The Sick Industrial Companies (Special Provisions) Act, 1985 received the assent of the President of India on 8th January, 1986. This act was enacted with an objective to check sickness and expedite the process of revival of efficient and viable units and closure of unviable units. By this process, investments in viable industries would become productive and locked up investments in unviable industries would get released. This objective was clearly spelt out in the provision of the Act which constituted the Board for Industrial and Financial Reconstruction (BIFR). BIFR has been empowered to recommend and supervise the implementation of the rehabilitation plans of the sick industries.
BIFR is also authorized to recommend reliefs that can be granted to the sick companies by banks, financial institutions and others, tax reliefs and the short circuiting of the various procedures contained in SEBI guidelines, Companies Act, MRTP ACT, and so on. The government has formulated one single code besides the constitution of BIFR, to implement rehabilitation schemes which are accepted by everyone including the workers who are always given favorable treatment by the BIFR.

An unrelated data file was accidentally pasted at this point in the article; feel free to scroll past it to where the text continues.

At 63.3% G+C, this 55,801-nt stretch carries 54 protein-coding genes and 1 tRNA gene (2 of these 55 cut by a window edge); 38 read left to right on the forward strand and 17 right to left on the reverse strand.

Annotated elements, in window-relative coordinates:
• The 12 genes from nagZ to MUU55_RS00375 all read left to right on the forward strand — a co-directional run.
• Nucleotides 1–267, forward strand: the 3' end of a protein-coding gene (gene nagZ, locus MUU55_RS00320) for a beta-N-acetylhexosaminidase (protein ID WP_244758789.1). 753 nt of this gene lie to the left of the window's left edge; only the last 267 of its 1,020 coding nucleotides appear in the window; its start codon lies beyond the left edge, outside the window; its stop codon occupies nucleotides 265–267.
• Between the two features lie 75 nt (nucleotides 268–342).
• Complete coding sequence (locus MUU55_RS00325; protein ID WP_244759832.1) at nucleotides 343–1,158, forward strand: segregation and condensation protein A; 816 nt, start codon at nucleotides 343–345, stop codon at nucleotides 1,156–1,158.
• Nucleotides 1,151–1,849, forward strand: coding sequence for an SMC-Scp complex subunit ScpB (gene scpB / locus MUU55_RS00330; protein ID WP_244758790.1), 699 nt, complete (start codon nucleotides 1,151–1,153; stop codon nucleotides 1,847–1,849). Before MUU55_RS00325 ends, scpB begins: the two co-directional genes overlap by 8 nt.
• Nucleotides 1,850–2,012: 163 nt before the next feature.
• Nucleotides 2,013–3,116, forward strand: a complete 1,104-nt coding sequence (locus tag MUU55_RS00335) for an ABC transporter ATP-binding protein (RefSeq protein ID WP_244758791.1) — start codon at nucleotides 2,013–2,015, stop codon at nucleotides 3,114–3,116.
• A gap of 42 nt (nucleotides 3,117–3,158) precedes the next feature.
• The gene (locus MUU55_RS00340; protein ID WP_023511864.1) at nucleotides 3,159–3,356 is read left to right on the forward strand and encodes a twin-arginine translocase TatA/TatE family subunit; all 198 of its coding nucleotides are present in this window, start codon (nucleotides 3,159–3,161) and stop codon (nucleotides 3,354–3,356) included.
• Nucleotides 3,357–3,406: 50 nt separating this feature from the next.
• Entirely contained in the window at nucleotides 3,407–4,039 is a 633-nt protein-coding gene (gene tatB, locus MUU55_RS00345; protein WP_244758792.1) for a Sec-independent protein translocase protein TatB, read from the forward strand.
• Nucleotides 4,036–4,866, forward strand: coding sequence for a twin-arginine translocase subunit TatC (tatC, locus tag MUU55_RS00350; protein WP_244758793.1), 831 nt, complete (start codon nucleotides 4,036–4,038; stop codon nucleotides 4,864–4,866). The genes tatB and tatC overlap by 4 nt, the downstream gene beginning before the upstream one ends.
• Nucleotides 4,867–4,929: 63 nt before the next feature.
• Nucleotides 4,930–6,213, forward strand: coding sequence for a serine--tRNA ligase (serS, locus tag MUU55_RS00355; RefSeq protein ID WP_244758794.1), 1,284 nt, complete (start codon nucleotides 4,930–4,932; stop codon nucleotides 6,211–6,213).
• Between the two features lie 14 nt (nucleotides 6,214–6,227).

A Bill named Sick Industrial Companies (Special Provisions) Repeal Act, 2003 was introduced by the central government seeking to repeal the Sick Industrial Companiesí Special Provisions Act. At the same time, the government deemed it fit to incorporate the corresponding provisions in the Companies Act itself through the Companies (Second Amendment) Act, 2002. However the SICA Repeal Bill lapsed without being passed by the Parliament and as a result the corresponding provisions introduced in the Companies Act has not yet come into effect.